Zelný trh 6
NORTH SOUTH EAST WEST
From North African shores to Europe – a short outline of the history of our project.
The Strait of Gibraltar sees the constant mingling, in both directions, of the waters of the Atlantic and the Mediterranean, which is also known as a marginal sea of the Atlantic because of its origins about 5.33 million years ago. The geographical and historical conditions of this waterway that separates the African from the European continent and our desire for connectedness and exchange are symbolized in the title of our first exhibition ‘Une mer, deux rivages’, designed as a work-in-progress. It was mediated by the Moroccan artist and curator Said Messari and took place at the cultural centre MAC.A, founded in 2012 by a Moroccan cultural association with the view to enabling the encounter among artists and intellectuals from around the world and promote and communicate to the public the human values of peace, tolerance and understanding.
For us European artists it was a departure toward new horizons in North Africa, in the opposite direction to the flow of refugees who risk their lives by trying to reach the European shores. Several weeks of sharing the daily life and creating work in dialogue with the Moroccan artist Ahlam Lemseffer facilitated a genuine exchange of ideas and experiences, the encounter with the great tradition of Arab art and culture, as well as the confrontation with critical views of Europe by meetings, lectures and conversations. These experiences are integrated in our recent, ongoing project North/South/East/West that was so far presented in 2017 at Interno 14 in Rome, Italy, and at Espacio BOP Madrid, Spain, and is now showing in Brno.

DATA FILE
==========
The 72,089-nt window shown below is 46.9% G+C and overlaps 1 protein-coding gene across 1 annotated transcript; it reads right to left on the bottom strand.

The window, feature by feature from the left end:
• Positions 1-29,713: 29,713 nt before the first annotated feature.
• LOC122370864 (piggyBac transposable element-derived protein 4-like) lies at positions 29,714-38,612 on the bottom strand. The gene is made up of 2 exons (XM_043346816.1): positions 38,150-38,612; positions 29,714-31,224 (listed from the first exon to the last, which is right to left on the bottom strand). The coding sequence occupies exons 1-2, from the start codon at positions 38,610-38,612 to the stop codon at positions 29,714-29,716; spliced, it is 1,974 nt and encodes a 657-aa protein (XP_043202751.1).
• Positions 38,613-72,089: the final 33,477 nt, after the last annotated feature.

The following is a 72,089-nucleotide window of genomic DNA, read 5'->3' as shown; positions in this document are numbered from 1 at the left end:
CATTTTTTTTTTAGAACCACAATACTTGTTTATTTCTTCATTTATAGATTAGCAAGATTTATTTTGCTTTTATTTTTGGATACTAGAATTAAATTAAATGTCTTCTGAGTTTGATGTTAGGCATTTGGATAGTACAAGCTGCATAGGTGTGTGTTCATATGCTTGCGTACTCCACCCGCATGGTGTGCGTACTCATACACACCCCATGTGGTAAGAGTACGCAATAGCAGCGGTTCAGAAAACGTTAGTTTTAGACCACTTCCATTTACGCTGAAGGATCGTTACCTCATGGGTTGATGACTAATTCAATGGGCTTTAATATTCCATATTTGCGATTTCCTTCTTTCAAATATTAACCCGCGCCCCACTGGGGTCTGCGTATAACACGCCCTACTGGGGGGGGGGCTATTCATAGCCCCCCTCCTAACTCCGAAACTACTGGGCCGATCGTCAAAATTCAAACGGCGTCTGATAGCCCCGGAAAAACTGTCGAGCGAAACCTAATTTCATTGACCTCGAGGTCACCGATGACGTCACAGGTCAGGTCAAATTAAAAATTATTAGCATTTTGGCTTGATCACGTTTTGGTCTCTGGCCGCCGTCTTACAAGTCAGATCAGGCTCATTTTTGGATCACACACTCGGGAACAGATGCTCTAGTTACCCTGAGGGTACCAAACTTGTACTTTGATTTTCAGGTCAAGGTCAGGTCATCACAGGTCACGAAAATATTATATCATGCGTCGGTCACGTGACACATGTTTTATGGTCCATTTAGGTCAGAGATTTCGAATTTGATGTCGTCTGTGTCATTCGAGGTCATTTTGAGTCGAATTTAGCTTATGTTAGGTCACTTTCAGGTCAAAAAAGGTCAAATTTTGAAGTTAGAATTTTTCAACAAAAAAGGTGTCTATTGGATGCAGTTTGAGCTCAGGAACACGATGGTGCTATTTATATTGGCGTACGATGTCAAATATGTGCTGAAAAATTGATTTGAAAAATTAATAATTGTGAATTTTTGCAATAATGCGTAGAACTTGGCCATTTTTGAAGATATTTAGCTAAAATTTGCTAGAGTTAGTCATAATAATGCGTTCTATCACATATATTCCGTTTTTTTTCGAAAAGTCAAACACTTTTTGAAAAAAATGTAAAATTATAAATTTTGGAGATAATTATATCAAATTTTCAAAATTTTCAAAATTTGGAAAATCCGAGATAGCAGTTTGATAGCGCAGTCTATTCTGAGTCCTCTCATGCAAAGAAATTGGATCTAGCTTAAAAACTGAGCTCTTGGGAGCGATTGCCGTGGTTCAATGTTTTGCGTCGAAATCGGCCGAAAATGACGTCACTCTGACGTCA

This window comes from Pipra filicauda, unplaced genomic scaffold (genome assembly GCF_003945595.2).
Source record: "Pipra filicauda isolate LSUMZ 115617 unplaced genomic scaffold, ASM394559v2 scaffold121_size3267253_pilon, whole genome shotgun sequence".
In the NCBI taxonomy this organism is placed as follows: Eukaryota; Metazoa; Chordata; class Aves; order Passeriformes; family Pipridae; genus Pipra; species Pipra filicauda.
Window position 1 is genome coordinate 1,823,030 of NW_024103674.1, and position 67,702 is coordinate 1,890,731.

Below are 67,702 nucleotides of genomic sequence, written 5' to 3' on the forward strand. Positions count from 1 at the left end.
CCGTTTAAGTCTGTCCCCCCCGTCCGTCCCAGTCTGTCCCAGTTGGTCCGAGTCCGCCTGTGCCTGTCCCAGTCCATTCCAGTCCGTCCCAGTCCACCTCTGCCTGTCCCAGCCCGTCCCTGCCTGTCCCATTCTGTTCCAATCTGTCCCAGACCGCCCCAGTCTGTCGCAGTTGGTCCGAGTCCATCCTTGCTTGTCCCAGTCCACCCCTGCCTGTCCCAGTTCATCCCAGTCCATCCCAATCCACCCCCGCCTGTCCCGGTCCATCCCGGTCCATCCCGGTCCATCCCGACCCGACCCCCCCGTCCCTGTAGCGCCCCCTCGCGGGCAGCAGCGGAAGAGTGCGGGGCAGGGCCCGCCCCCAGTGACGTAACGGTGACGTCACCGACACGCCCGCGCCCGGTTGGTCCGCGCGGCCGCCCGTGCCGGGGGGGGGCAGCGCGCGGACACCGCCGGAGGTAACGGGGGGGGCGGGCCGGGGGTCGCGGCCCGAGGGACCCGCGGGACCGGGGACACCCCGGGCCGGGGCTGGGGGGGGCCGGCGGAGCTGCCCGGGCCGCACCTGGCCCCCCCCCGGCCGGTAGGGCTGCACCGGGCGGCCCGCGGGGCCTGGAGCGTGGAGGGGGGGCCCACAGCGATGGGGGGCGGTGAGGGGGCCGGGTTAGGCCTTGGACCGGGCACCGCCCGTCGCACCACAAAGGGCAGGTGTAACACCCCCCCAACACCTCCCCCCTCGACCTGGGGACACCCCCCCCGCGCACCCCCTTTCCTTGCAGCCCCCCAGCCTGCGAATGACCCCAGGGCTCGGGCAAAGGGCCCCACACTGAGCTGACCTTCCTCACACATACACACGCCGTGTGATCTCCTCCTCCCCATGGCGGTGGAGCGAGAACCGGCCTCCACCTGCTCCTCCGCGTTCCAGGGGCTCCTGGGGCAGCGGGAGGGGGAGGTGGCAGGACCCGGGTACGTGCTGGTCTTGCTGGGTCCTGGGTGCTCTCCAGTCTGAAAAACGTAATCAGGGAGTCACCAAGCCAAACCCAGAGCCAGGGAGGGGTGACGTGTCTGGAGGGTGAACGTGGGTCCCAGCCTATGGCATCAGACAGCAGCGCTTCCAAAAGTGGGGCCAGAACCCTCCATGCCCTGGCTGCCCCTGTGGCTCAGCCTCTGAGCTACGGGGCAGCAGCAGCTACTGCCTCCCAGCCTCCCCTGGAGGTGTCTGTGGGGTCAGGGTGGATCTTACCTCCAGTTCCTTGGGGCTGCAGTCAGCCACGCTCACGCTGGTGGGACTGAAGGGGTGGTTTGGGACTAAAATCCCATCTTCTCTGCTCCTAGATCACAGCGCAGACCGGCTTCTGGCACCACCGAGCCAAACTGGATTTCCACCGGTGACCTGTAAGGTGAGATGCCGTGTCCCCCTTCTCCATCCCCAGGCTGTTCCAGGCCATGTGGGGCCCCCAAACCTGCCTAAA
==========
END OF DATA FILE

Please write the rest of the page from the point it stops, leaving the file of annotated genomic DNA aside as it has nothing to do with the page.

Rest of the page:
We all look back on numerous years of experience, artistic activity and changes in the world. History repeats itself under different conditions. It was dramatic in the beginning of our formation and continues to be highly dramatic today. Issues of social injustice, the demand for equal rights for all women and the overcoming of authoritarian state structures were our subjects. A critical look and solidarity led to international contacts and projects and to enthusiasm for a united Europe.
New forms of international collaboration have emerged with the global digital net and process-oriented art has left the museums and turns again to burning social problems like unemployment and immigration of hundreds of thousands into Europe in escape of war and poverty. A feature that joins the members of our group is cosmopolitan openness. We understand our project as a contribution to the much needed acceptance that we are all different and have dissimilar concepts of life and believe, and we connect this with a desire for tolerance and harmony in a multi-ethnic, culturally diverse Europe.